At the Frontline: Foxwoods Resort Casino’s Tim Bohr

Sept. 23, 2008
Casino surveillance director discusses how video watches over one of the world’s largest casinos

Covering 4.7 million square feet with 340,000 square feet dedicated to gaming space, the MGM Grand at Foxwoods Casino located in Mashantucket, Conn., is one of the largest gaming facilities in the world.

One of the people in charge of keeping operations at the resort running smoothly is Foxwoods Surveillance Director Tim Bohr, who monitors the actions of the thousands of guests and staff who move throughout the facility on a daily basis.

Bohr worked in physical security and investigations within the banking industry before joining Foxwoods 13 years ago. Now he is charged with overseeing a massive surveillance network which includes more than 4,000 cameras.

In this "At the Frontline" interview, Bohr discusses how emerging video technologies have changed gaming security and how it helps him and others in the industry keep tabs on those who attempt to defraud casinos.

How many different areas of the casino and gaming stations are being monitored by your CCTV system at a given time?

We monitor any areas that have money handling areas, anything with table games, slots, cages, count rooms. All gaming-related activities are monitored by surveillance. I have three different surveillance monitoring rooms throughout the complex. We basically have five casinos under one roof.

What are some of your primary challenges in monitoring a casino of that size?

Most of our challenges are just sheer volume. We average anywhere from 45,000 to 75,000 people a day through the resort. We use a lot of the newer technology to supplement our staffing. Our staff is probably one of the highest trained staffs in the industry. We put them through a tremendous amount of training and certification to work here. But the volume of people coming through and the scams we’re looking for -- both internal and external -- create daily challenges.

What are some of the types of scams that you have to watch out for?

We’re constantly tracking cheating teams that are known throughout the industry. We track them by talking to other casinos on a daily basis to try and determine where these people are at all times. Obviously, you have your local players that try to take advantage of different aspects of the casino by cheating, whether it be simple betting and capping to more sophisticated card counting or collusion with dealers. We are constantly tracking individuals that we have knowledge of and we’re constantly identifying other individuals we believe that may be beginning to start a team to try and cheat or feel their way around and see if it’s worth it here or not.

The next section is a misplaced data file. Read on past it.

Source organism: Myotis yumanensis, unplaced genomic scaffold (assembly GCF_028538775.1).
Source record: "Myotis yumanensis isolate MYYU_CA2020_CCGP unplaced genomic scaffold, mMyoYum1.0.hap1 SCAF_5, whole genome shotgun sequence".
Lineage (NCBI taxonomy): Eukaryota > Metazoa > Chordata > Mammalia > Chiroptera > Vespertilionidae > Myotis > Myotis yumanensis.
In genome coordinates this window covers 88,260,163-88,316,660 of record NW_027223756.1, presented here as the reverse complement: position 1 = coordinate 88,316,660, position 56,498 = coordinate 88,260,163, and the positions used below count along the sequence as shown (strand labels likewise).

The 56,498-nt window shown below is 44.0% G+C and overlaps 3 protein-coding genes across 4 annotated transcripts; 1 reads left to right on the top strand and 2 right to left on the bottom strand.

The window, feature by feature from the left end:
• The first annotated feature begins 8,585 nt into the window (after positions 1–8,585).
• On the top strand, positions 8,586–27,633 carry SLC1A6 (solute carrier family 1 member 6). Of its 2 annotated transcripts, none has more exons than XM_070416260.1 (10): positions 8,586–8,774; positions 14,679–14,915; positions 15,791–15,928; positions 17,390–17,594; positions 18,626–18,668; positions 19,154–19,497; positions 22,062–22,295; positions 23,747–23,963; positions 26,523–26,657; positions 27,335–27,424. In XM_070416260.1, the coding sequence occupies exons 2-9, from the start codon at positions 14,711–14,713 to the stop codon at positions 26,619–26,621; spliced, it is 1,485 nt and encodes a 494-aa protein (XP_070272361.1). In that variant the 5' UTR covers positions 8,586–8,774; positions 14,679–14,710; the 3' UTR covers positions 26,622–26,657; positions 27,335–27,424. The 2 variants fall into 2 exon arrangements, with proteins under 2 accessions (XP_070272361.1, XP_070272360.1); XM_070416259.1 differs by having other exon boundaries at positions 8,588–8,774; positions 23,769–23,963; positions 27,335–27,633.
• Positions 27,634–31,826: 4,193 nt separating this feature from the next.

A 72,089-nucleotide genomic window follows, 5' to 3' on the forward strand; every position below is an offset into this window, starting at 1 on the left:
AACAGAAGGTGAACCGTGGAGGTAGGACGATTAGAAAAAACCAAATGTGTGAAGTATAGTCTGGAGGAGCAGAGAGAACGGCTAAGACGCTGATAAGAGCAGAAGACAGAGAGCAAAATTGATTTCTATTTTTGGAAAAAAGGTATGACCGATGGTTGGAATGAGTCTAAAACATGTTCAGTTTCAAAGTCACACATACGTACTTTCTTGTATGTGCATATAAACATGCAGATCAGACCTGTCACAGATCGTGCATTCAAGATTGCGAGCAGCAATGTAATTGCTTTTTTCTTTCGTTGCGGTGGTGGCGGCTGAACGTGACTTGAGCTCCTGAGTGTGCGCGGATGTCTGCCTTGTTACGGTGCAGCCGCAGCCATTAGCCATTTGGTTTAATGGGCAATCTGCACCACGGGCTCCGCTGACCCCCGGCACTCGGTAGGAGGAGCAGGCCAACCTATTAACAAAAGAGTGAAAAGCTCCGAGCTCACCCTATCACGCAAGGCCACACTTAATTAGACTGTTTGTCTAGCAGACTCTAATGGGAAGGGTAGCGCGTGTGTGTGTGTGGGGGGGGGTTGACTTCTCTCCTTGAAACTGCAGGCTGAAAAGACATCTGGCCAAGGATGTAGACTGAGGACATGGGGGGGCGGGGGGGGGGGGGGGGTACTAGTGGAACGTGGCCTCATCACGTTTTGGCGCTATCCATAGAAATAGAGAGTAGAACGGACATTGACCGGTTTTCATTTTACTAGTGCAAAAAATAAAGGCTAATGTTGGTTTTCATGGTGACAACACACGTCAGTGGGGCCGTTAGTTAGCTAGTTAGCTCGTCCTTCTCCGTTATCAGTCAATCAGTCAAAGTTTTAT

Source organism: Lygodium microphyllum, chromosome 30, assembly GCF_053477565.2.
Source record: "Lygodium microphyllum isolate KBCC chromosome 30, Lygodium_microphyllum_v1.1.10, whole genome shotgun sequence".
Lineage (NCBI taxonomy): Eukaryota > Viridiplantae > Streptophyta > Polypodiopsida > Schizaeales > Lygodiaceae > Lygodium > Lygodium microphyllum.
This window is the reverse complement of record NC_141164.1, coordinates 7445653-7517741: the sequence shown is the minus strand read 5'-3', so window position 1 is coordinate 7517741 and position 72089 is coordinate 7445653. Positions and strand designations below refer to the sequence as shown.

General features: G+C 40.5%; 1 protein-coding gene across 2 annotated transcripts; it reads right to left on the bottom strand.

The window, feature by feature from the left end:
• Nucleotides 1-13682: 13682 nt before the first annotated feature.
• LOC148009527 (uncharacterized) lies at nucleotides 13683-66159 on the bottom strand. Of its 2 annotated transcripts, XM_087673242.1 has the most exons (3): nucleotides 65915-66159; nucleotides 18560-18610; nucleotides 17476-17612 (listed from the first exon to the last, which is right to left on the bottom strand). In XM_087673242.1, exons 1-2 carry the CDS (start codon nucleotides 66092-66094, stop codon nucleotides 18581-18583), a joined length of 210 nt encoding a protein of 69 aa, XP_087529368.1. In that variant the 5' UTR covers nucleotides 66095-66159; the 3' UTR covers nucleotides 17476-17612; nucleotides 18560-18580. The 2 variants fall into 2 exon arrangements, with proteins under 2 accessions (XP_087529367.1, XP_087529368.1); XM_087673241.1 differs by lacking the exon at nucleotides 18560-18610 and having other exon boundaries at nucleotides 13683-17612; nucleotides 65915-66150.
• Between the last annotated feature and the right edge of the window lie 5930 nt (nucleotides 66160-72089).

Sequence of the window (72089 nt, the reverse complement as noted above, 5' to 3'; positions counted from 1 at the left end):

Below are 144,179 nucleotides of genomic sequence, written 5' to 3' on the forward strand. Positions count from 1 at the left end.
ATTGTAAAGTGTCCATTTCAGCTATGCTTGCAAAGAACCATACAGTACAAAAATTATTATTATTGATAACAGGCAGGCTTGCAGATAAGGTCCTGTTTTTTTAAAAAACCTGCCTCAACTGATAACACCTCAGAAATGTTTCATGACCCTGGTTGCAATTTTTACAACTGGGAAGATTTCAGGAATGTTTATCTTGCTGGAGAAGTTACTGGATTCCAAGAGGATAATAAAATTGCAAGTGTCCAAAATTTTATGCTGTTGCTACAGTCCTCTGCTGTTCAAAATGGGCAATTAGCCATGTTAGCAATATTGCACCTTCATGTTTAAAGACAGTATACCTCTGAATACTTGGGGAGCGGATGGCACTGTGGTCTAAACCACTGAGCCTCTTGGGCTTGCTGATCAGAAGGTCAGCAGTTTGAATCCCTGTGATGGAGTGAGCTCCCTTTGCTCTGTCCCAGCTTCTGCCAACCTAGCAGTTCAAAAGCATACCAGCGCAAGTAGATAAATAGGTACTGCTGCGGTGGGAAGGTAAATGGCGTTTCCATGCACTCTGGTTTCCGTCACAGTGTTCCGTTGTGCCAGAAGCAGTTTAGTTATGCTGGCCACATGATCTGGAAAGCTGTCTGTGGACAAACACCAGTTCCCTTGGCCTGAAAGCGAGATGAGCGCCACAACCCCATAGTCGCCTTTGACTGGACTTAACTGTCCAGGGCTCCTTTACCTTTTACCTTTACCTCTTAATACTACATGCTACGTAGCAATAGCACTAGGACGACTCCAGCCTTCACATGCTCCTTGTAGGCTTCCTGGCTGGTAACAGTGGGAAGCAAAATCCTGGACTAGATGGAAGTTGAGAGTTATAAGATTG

How have CCTV and emerging video technologies affected surveillance in the gaming industry?

Obviously, the big switch was from VCR [to DVRs], now the big thing is from digital to IP. IP in a casino this large hasn’t taken off yet because it’s just cost prohibitive to do at this point. We run in excess of 4,000 cameras throughout our complex so to change all of those over to IP would have been cost prohibitive to do. There are certainly areas where we will utilize IP cameras and we’ll identify those on a need-to-need basis. The technology out there now, the digital technology, the camera technology that’s out there now far surpasses the previous types of equipment that were available so we utilize the newest and best equipment that we can possibly get out hands on.

How has switching from VCRs to DVRs impacted the surveillance department?